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Lord Smith apologises to the public for the criminal acts of the group

 

 

 
However, in 2000, Saddam’s Revolutionary Command Council decreed that, in order to secure contracts, foreign companies would have to pay a kickback or “after-sales tax” of 10 per cent. The companies were told they would have to bring their goods through the port of Um Qasr, and would be prevented from unloading until they proved the kickback had been paid.  Weir Pumps, the subsidiary most heavily involved in the contracts, were informed that if the company didn’t pay, there would be no more orders.

Knowing the money could not be paid into an Iraqi bank, it was agreed an Iraqi agent would pay it from his own pocket. When it received the money from the OFFP, the company would pay the 10 per cent kickback plus a further 4 per cent for the agent’s services to a fake Geneva-based company, Corsin Finance Ltd. These payments would be unlikely to arouse suspicion as paying an agent to act on overseas deals is in itself entirely legitimate.

Two meetings were held on 13 and 14 September 2001 at the behest of a group director who was not involved in the OFFP contracts, but had become aware of what was going on. At the second meeting, the director gave the go-ahead for the kickbacks despite being told they were illegal. The first payment was made that same day. In total, Weir Group plc secured 16 contracts worth 35 million paying kickbacks of 3 million.

 

 

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Things began to unravel after the invasion of Iraq in 2003. It quickly became clear the OFFP had been abused by the Iraqi regime and several UN officials. In the two years that followed a report by the US Defence Contract Audit Agency, a hearing before the US Senate and an independent inquiry committee headed by US banker Paul Volcker all implicated Weir Group as one of dozens of companies which might have capitulated to Saddam Hussein’s demands.

At first the chief executive Mark Selway denied the company had been involved in any wrongdoing, but, following an internal investigation, Weir Group admitted irregular payments had been made.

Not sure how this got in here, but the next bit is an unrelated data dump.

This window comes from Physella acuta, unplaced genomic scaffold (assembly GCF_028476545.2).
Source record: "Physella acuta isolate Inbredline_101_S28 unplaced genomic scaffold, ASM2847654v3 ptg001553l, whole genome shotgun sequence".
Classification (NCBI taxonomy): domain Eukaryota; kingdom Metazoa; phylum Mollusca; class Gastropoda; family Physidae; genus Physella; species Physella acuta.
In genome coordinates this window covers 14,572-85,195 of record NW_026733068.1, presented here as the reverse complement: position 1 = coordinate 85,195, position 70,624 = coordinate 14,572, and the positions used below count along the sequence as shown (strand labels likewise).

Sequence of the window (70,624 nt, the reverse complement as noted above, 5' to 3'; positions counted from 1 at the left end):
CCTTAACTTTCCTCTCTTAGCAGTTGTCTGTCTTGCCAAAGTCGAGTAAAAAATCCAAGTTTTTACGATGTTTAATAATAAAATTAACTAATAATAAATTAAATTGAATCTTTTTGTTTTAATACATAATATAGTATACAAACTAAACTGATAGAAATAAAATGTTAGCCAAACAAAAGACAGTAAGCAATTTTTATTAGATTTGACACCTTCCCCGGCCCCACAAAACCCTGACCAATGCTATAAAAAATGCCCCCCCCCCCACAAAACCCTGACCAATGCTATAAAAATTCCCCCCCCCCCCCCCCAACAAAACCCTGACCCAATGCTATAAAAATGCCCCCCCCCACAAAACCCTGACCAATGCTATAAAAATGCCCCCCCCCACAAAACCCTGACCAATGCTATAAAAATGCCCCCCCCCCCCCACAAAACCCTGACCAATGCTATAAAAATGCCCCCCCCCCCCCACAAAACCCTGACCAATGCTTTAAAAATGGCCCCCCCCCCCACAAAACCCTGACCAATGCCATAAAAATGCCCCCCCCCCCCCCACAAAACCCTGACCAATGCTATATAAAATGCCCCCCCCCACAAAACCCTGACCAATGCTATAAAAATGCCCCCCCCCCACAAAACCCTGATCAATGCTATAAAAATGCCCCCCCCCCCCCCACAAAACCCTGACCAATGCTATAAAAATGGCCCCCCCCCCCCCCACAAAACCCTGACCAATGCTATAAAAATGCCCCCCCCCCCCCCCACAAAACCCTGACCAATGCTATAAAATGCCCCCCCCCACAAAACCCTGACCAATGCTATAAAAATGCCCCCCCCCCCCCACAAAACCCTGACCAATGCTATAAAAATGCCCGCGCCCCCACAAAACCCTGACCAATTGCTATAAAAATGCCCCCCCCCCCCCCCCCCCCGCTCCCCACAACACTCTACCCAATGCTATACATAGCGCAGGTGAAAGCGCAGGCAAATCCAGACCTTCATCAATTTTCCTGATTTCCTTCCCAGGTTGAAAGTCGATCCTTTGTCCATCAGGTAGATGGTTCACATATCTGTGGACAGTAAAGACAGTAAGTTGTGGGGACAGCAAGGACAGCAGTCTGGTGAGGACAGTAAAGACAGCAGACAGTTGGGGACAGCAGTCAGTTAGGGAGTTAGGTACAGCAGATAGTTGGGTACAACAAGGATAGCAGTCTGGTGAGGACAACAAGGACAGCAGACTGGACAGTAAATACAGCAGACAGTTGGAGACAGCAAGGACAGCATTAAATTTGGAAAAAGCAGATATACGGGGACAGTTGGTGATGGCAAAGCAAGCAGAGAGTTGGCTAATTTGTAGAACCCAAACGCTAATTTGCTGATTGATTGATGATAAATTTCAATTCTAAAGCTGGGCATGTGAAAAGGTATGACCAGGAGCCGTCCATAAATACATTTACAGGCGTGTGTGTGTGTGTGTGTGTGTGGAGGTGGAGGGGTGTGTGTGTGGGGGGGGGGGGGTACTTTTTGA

Sir Ron Garrick, (executive chairman) became a non-executive director and then deputy chairman of HBOS before retiring.

Mark Selway, (chief executive) became chief executive of Australian building firm Boral.

Sir Robert Smith (Lord Smith of Kelvin) (Chairman) who took up his role in 2002, is still in his post.

https://www.theguardian.com/business/2010/dec/15/weir-group-fined-3-million-bribes-saddam-hussein-iraq

 

 

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Chief executive Keith Cochrane Anti – devolution or independence

 

 
3 April 2014: Weir Group report and Chief Executive, Keith Cochrane – Nicola Sturgeon exposes the agenda

The Weir Group is an important company in Scotland. I welcome its contribution to the debate and I am looking forward early next month to meeting senior management and staff at the Group to discuss those very issues. I hope to reassure them on some of the points that have been made this morning.

It is worth pointing out—this is not a criticism of the Weir Group; rather it is to provide some context—that the Group was against devolution before the 1979 and 1997 referendums.

It warned then of consequences that simply did not materialise. It is also worth noting that the Group, a successful Scottish company, operates in 70 countries around the world; an independent Scotland would form the 71st country in which it operates.

The Group’s report on independence states clearly that Scotland “could succeed” as an independent country. “Independence would bring” control over policy making “closer to the people”. It would allow an expanded range of economic policy levers to be tailored to the needs and circumstances of our economy and to the distinctive views and values of our people, and the flexibility to tailor business tax rates would be a significant attraction of Scottish independence in principle.

Nicola Sturgeon – https://www.theyworkforyou.com/sp/?id=2014-04-03.12.0

 

 

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Keith Cochrane

 
27 August 2014: Weir Group chief executive canvasses support of business leaders to his cause

A letter supporting “Better Together”, (signed by bosses from a variety of industries) has been published in the press and reported on by the broadcasting media. Its architect is, Keith Cochrane, chief executive of engineering company Weir Group which has never supported any form of Scottish devolution let alone independence.

http://www.londonlovesbusiness.com/business-news/scottish-independence/economic-case-for-independence-not-made-say-scottish-business-leaders/8735.article

 

 

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RIVALS: Weir Group chief Keith Cochrane (left) “Better Together” and Clyde Blowers Jim McColl (right)  “Yes”

 

 
12 September 2014: Weir Group to move Glasgow HQ if Scotland votes ‘yes’

Chief Executive Keith Cochrane has said that the group could not guarantee that it would keep its Glasgow headquarters if Scotland became independent after the referendum, although the group’s three service centres would remain in the country.

 

 

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Lord Smith of Kelvin

 

 

 
27 November 2014: The Lord Smith of Kelvin Commission Report on devolved powers for Scotland

The Smith Commission issued its report on the shape and form of the devolved powers promised to Scotland by the political parties at Westminster in the days before and after the Scottish Independence referendum. This is a good read.

http://www.theedinburghreporter.co.uk/2014/11/the-lowdown-and-the-views-on-the-smith-commission-report/